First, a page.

By Greg Reyneke

The water that most of us drink is stored, treated and distributed to our homes by public and private water utilities. Algae, bacteria, fungi and viruses can often be found in untreated water. Americans have grown to expect a safe drinking water supply, but achieving that level of safety is a complex task.

One hundred and fifty years ago, much of the US water supply was teeming with various forms of aquatic organisms. Waterborne diseases, such as cholera, typhoid and dysentery were a serious health problem. They are still major concerns in underdeveloped nations where over a billion people lack clean drinking water and almost two billion lack adequate sewage systems.

In 1992, the World Bank rated drinking water as first on its list of preventable environmental hazards worldwide. Since 1991, the largest cholera epidemic in recent history infected over 800,000 people from Peru to Mexico.

Waterborne micro organisms
Waterborne micro organisms include coliforms and heterotrophic bacteria, viruses and protozoa. These organisms range in size from extremely small viruses to relatively large cysts. They also vary greatly in the nature of their structure, lifecycle, and reproduction characteristics.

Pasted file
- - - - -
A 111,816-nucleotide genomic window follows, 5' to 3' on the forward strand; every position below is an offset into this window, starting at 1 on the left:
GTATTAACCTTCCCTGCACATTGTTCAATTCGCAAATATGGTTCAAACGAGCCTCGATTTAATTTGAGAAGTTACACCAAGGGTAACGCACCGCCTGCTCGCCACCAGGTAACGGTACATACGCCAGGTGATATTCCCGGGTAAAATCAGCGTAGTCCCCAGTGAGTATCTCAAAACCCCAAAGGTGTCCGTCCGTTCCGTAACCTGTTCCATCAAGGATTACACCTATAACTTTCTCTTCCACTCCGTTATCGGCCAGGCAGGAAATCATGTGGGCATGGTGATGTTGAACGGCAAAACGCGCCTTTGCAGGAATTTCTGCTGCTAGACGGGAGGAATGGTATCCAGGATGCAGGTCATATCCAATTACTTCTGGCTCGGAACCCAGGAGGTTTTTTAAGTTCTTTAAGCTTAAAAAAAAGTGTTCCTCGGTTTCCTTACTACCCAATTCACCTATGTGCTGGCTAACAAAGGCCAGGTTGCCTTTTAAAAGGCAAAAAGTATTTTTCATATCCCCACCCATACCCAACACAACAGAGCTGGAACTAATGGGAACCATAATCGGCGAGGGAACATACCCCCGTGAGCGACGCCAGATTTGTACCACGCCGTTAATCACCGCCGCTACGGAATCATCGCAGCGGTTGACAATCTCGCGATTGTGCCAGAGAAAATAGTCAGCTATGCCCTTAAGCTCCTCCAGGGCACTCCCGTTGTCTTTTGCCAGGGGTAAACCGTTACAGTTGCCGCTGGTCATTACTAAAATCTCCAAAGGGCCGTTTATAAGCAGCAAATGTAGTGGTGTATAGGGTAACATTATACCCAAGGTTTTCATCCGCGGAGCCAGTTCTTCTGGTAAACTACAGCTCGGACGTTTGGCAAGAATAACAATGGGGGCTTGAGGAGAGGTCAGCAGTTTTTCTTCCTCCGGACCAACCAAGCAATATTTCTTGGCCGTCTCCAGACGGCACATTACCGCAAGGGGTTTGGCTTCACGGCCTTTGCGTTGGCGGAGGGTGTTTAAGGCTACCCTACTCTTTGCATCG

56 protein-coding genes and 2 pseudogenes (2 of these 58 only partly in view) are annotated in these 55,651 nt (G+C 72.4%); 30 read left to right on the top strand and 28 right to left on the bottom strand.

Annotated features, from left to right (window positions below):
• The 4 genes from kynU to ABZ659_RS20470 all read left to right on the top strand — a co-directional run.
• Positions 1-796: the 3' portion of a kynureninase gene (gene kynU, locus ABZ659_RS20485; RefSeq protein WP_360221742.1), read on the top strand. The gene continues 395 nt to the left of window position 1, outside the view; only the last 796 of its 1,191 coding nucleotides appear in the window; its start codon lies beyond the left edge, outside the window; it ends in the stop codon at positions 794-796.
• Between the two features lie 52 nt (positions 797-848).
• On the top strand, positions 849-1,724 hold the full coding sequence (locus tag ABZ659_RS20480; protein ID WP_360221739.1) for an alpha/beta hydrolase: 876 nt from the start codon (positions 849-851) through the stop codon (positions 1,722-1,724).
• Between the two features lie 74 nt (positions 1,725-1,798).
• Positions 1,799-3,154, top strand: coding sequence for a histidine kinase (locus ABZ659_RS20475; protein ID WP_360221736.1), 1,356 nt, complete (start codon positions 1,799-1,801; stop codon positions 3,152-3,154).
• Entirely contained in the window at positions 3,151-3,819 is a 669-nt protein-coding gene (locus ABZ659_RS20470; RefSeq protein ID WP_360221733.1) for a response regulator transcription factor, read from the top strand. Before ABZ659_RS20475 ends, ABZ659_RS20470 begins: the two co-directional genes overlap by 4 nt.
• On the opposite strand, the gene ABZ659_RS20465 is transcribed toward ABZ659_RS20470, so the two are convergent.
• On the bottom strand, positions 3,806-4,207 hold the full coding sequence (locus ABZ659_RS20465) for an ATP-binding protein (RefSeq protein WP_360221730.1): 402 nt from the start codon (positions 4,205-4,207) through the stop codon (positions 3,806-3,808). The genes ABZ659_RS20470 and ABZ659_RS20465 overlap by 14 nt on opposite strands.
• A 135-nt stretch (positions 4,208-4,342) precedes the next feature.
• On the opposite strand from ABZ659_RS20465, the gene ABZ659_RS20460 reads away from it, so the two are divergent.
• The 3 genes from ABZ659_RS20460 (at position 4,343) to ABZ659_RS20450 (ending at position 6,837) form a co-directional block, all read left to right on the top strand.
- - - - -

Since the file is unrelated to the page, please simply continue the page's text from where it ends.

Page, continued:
Pathogenic micro organisms occur naturally in lakes, streams, reservoirs and most surface water sources. Groundwater supplies are now becoming a subject of increasing concern because enteric viruses and other organisms can leach into the groundwater system from the land application or burial of sewage sludge and other treatment wastes.

Since water utilities first began using filtration and disinfection systems a century ago, the risk of disease from drinking water in industrialized countries has been greatly reduced. Despite the significant progress that has been made, there are still numerous disease cases resulting from contaminated drinking water in the US. Health risks from aquatic pathogens range from mild gastrointestinal distress to systemic disease and, in severe cases, even death.

Drinking water systems
There are nearly 250,000 public water supply systems in the US, serving everything from the smallest towns to major metropolitan centers. Ninety percent of the population receives its water through these community water systems, with the rest using private wells or other individual sources.

The US EPA ranks drinking water pollution as one of the top four environmental threats to health. From 1971 to 1988, there were nearly 137,000 cases of waterborne disease–or an average of 7,600 cases per year–reported in this country. It is suspected that there were numerous undocumented cases as well, because many cases of gastrointestinal illness are not recognized as part of a larger pattern of waterborne disease.